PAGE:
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aug 31 2009

Should "fuel" surcharges be renamed "profit" surcharges?

Everyone seems to have noticed that fuel prices have come down an awful lot since summer 2008. Everyone except the airlines, anyway, most of whom continue to slap "fuel surcharges" on plane tickets, even with peak summer travel season at an end.

David Rowell recently asked the question in one of his e-mail newsletters. The Travel Insider is upset by the so-called "fuel surcharge" that British Airways and other airlines charge. He recently cashed in frequent flier miles for a British Airways flight for a free ticket, and the company demanded he pay $418 to cover the addtional costs of fuel over and above the ordinary jet fuel cost.

David's annoyed for two reasons. Why is he paying $418 (plus taxes and fees) for a "free" ticket. That takes all of the fun out of earning frequent flier miles.

Plus, David suspects that BA is lying about the true cost of the fuel.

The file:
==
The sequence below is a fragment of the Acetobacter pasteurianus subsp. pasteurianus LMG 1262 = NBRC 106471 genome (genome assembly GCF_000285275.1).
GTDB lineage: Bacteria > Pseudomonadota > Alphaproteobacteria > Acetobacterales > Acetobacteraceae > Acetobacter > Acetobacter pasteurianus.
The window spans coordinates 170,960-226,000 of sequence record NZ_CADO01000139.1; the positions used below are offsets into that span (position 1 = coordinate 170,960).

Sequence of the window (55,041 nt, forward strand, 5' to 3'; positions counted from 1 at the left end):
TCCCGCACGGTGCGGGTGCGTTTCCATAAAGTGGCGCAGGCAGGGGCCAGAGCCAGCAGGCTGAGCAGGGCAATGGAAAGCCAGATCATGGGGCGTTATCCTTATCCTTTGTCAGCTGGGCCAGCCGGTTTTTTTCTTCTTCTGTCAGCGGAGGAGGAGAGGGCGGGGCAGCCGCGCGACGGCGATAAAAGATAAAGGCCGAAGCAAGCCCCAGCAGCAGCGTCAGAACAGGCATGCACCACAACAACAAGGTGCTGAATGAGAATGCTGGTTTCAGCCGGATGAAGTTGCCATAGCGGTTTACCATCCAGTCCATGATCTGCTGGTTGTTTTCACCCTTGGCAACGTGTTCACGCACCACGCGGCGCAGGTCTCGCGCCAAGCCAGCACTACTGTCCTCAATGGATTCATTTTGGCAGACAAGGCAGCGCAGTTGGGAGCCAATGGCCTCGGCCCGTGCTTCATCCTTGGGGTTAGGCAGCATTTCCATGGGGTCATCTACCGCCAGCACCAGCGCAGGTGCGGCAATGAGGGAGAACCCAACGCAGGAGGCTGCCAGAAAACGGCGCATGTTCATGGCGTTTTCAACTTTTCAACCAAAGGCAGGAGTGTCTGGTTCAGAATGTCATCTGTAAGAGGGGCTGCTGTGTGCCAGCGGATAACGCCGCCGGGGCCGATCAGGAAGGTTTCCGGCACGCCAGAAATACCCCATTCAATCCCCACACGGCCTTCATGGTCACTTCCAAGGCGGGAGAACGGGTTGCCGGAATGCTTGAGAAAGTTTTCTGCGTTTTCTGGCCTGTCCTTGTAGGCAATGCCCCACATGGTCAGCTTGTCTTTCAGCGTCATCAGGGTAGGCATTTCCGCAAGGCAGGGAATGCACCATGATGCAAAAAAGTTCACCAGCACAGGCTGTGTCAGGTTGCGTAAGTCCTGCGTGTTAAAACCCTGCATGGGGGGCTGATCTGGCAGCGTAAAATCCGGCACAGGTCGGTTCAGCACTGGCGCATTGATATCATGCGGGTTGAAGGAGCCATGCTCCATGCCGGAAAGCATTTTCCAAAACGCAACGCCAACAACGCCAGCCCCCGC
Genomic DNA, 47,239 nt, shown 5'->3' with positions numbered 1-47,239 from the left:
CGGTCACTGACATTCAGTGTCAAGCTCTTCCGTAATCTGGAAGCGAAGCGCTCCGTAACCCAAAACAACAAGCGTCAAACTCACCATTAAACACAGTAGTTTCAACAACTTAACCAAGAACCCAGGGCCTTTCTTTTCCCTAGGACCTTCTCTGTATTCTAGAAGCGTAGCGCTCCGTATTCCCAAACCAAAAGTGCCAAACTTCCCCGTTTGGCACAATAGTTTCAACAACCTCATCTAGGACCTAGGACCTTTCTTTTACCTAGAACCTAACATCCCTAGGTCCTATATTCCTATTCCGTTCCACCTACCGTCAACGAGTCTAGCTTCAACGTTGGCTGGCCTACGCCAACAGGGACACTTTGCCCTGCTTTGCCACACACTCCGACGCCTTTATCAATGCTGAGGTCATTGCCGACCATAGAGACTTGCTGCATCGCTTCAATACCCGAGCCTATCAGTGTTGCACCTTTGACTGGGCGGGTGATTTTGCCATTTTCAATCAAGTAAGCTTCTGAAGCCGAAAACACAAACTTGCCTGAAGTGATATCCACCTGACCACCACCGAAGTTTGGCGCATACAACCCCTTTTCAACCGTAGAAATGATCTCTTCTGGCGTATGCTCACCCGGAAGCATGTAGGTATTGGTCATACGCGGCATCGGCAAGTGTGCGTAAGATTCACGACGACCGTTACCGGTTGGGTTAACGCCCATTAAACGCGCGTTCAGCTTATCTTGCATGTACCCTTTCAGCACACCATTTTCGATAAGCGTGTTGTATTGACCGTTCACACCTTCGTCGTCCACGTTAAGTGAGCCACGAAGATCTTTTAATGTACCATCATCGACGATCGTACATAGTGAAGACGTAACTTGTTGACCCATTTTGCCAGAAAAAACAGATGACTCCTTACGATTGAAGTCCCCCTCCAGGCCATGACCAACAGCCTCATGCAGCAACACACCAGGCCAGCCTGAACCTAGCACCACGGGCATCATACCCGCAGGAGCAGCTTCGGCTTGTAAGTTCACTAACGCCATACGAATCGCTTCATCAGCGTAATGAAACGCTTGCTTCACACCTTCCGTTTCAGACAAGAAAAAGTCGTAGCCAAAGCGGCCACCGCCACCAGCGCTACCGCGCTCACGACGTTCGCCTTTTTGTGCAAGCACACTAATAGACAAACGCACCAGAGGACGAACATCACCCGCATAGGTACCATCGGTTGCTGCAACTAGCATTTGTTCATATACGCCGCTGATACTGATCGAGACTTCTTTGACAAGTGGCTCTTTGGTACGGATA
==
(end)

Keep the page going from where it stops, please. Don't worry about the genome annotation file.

"Who knows what their 'normal' fuel cost would be, so we can't be sure what their extra cost is…. It is, of course, not a fuel surcharge, but rather a profit surcharge."
But David thinks the airline is paying something more like $65 for his part of the fuel cost on a Seattle to London roundtrip, leaving the airline with a $385 profit.

To be fair to British Airways, it would likely say it can't possibly be gouging customers because it has had its worst financial year ever, losing about $640 million over 12 months.

UPDATE: 9/2: I asked a BA spokesperson for his reaction:

We pay our fuel charges in U.S. dollars, and in the past year, the dollar has weakened against the pound and we wind up taking a beating having to exchange pounds to dollars to pay for fuel. Thus our costs are still very high.

It should be noted that last winter, as the price of jet fuel fell, British Airways cut the price of its fuel surcharge accordingly. We cut the surcharge by as much as a third on our longhaul services from Thursday December 18. The move reflects the reduction in the price of oil and the airline's fuel hedging policy for 2009/10. For World Traveller flights lasting more than nine hours, that means a reduction of £30 per sector to £66. On flights of less than nine hours a reduction of £15 per sector to £53.

What do you think about fuel surcharges?

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Note:This story was accurate when it was published. Please be sure to confirm all rates and details directly with the companies in question before planning your trip.

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